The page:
Monitoring heart rate
If you've ever used a heart rate monitor, you know how unwieldy and uncomfortable they can be, especially for larger folks. Generally monitors consist of a wristwatchlike device and a strap that wraps all the way around the chest. Often the monitors provide only periodic heart rate measurement.
Impact Sports Technologies has taken a big step forward with its new ePulse2, billed in a news release as “the world's first strapless, armband continuous heart rate monitor, pedometer and calorimeter.”
“Until now,” the release continues, “dynamic heart rate monitors required an uncomfortable chest strap and special watch practically restricting their use to serious athletes. ePulse2 is the first device to make this technology practical and convenient for anyone who exercises or is interested in tracking calories burned or monitoring heart rate or step counting.”
The device allows you to see your heart rate in real time on a full color display.
Survey detects fear of disease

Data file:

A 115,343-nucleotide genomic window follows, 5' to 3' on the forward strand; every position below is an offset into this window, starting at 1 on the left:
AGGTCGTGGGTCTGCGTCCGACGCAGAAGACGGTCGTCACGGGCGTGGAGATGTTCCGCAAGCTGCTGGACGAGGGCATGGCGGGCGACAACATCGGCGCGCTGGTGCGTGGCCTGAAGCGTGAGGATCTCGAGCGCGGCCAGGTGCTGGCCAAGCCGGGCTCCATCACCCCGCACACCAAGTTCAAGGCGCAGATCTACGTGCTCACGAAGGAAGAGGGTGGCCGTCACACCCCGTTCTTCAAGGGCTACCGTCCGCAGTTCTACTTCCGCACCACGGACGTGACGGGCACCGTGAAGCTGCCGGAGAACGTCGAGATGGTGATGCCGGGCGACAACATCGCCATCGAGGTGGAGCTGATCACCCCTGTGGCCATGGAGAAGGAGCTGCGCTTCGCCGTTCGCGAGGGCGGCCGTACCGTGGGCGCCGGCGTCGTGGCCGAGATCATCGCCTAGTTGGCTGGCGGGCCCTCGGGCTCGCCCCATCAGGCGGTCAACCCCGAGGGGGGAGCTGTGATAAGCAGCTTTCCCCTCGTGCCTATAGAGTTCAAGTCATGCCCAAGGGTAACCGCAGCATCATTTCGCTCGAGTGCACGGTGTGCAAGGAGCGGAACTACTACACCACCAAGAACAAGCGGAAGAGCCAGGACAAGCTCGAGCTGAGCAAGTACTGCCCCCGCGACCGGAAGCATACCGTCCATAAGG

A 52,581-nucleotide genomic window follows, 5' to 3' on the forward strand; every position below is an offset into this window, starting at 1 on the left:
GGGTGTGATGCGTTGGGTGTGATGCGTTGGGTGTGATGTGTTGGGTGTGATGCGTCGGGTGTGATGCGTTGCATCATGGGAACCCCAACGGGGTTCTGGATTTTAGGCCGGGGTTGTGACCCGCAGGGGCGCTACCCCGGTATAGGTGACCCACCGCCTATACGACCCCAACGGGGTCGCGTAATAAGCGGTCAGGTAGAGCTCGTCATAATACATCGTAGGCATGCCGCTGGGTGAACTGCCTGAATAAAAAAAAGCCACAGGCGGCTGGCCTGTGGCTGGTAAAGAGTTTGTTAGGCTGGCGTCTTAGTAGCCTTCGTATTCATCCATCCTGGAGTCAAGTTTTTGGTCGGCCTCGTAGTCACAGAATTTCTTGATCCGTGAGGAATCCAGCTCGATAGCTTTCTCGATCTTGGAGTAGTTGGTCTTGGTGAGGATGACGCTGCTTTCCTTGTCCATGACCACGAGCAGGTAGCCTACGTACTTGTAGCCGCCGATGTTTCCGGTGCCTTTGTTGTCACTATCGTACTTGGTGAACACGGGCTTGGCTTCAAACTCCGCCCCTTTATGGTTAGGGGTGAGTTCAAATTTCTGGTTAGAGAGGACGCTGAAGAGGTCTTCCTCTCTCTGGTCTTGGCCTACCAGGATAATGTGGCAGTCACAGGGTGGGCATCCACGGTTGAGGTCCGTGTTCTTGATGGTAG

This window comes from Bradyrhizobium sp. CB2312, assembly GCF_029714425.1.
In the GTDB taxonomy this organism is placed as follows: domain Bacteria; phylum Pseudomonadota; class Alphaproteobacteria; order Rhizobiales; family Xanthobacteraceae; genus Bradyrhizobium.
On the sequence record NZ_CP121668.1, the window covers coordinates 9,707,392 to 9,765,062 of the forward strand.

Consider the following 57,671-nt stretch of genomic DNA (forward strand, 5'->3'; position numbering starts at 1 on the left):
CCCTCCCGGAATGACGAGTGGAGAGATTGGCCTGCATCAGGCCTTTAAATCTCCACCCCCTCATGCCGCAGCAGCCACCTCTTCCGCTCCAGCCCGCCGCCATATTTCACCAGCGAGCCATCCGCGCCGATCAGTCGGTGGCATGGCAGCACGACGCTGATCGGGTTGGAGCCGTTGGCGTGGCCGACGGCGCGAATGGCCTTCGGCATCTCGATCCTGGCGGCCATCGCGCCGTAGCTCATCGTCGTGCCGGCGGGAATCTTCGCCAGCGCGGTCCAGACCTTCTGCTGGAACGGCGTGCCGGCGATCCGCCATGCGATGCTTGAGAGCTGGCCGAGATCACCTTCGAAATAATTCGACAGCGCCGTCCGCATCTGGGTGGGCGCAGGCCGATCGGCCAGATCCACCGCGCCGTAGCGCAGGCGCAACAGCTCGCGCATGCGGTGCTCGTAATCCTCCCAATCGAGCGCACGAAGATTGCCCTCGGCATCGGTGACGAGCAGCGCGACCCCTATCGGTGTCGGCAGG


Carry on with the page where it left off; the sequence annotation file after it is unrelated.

New survey results from the Marist Institute for Public Opinion indicate that Americans fear Alzheimer's disease “more than any other major life-threatening disease, including cancer, stroke, heart disease and diabetes,” according to a Home Instead Senior Care news release. More than 1,200 people participated in the survey.
It “confirmed what I frequently hear from family caregivers — people feel unprepared to care for a loved one diagnosed with Alzheimer's,” David Loftis, owner of the Oklahoma City Home Instead office, said in the release. “The need for support and education for these families is critical.”
The survey also indicates:
• 63 percent of respondents have had a “personal experience” with an Alzheimer's patient or someone with memory loss.
• 61 percent feel unqualified to care for a loved one with the disease.
• 68 percent of respondents said that if they were diagnosed with Alzheimer's, they would be most afraid of not being able to take care of themselves and being a burden on others. Thirty-two percent said they would most fear losing memories of their lives and loved ones.
• 44 percent of respondents said Alzheimer's is the disease they fear most; 33 percent said they most fear cancer.
• 56 percent of adult respondents over 65 fear Alzheimer's the most.
Home Instead, which provides home care services for senior adults, is offering free in-person training to families caring for loved ones with Alzheimer's. For a schedule of programs, go to www.helpforalzheimersfamilies.com.
Compiled by Ken Raymond, Staff Writer